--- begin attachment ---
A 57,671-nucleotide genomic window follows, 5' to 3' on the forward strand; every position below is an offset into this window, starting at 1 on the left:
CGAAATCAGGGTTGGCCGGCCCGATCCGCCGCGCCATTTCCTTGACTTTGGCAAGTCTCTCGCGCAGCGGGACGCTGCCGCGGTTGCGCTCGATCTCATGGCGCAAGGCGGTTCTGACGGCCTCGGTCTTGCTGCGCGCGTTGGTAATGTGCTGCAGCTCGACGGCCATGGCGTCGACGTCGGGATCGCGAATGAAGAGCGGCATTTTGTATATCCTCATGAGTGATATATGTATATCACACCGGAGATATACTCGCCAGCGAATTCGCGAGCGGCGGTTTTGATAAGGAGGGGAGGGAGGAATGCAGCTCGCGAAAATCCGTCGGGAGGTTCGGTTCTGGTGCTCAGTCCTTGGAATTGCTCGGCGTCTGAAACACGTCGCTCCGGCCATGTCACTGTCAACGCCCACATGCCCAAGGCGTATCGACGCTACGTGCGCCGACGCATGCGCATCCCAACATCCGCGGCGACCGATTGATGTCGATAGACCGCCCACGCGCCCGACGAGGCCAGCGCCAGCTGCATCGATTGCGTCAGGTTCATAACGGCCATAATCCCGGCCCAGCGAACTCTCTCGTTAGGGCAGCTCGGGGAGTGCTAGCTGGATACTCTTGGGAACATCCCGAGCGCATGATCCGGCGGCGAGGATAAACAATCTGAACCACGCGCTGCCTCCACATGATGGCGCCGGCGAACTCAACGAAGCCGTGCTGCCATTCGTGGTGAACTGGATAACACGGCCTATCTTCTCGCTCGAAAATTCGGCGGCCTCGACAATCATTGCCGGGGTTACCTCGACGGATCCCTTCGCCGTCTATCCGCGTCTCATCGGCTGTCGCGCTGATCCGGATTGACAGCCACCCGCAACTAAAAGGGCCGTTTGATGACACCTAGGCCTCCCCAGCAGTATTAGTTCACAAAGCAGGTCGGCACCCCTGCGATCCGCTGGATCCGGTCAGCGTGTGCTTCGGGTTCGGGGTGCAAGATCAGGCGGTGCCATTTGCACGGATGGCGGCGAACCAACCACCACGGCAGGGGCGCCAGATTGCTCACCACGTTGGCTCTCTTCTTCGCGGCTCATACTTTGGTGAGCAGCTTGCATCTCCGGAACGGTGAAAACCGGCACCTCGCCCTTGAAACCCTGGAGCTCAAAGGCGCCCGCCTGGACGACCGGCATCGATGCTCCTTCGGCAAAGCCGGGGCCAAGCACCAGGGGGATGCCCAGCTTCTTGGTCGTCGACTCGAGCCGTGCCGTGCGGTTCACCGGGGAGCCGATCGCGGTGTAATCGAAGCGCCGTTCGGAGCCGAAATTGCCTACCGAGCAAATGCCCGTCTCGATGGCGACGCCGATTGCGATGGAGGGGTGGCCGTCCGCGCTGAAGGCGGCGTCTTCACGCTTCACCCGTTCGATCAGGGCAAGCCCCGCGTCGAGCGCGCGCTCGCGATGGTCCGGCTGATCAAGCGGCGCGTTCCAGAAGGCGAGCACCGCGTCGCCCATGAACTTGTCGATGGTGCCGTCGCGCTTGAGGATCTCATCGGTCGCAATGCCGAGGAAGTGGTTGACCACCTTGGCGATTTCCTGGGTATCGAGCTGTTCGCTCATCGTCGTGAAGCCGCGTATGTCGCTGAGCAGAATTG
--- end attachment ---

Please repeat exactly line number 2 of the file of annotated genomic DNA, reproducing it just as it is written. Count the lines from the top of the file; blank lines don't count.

CGAAATCAGGGTTGGCCGGCCCGATCCGCCGCGCCATTTCCTTGACTTTGGCAAGTCTCTCGCGCAGCGGGACGCTGCCGCGGTTGCGCTCGATCTCATGGCGCAAGGCGGTTCTGACGGCCTCGGTCTTGCTGCGCGCGTTGGTAATGTGCTGCAGCTCGACGGCCATGGCGTCGACGTCGGGATCGCGAATGAAGAGCGGCATTTTGTATATCCTCATGAGTGATATATGTATATCACACCGGAGATATACTCGCCAGCGAATTCGCGAGCGGCGGTTTTGATAAGGAGGGGAGGGAGGAATGCAGCTCGCGAAAATCCGTCGGGAGGTTCGGTTCTGGTGCTCAGTCCTTGGAATTGCTCGGCGTCTGAAACACGTCGCTCCGGCCATGTCACTGTCAACGCCCACATGCCCAAGGCGTATCGACGCTACGTGCGCCGACGCATGCGCATCCCAACATCCGCGGCGACCGATTGATGTCGATAGACCGCCCACGCGCCCGACGAGGCCAGCGCCAGCTGCATCGATTGCGTCAGGTTCATAACGGCCATAATCCCGGCCCAGCGAACTCTCTCGTTAGGGCAGCTCGGGGAGTGCTAGCTGGATACTCTTGGGAACATCCCGAGCGCATGATCCGGCGGCGAGGATAAACAATCTGAACCACGCGCTGCCTCCACATGATGGCGCCGGCGAACTCAACGAAGCCGTGCTGCCATTCGTGGTGAACTGGATAACACGGCCTATCTTCTCGCTCGAAAATTCGGCGGCCTCGACAATCATTGCCGGGGTTACCTCGACGGATCCCTTCGCCGTCTATCCGCGTCTCATCGGCTGTCGCGCTGATCCGGATTGACAGCCACCCGCAACTAAAAGGGCCGTTTGATGACACCTAGGCCTCCCCAGCAGTATTAGTTCACAAAGCAGGTCGGCACCCCTGCGATCCGCTGGATCCGGTCAGCGTGTGCTTCGGGTTCGGGGTGCAAGATCAGGCGGTGCCATTTGCACGGATGGCGGCGAACCAACCACCACGGCAGGGGCGCCAGATTGCTCACCACGTTGGCTCTCTTCTTCGCGGCTCATACTTTGGTGAGCAGCTTGCATCTCCGGAACGGTGAAAACCGGCACCTCGCCCTTGAAACCCTGGAGCTCAAAGGCGCCCGCCTGGACGACCGGCATCGATGCTCCTTCGGCAAAGCCGGGGCCAAGCACCAGGGGGATGCCCAGCTTCTTGGTCGTCGACTCGAGCCGTGCCGTGCGGTTCACCGGGGAGCCGATCGCGGTGTAATCGAAGCGCCGTTCGGAGCCGAAATTGCCTACCGAGCAAATGCCCGTCTCGATGGCGACGCCGATTGCGATGGAGGGGTGGCCGTCCGCGCTGAAGGCGGCGTCTTCACGCTTCACCCGTTCGATCAGGGCAAGCCCCGCGTCGAGCGCGCGCTCGCGATGGTCCGGCTGATCAAGCGGCGCGTTCCAGAAGGCGAGCACCGCGTCGCCCATGAACTTGTCGATGGTGCCGTCGCGCTTGAGGATCTCATCGGTCGCAATGCCGAGGAAGTGGTTGACCACCTTGGCGATTTCCTGGGTATCGAGCTGTTCGCTCATCGTCGTGAAGCCGCGTATGTCGCTGAGCAGAATTG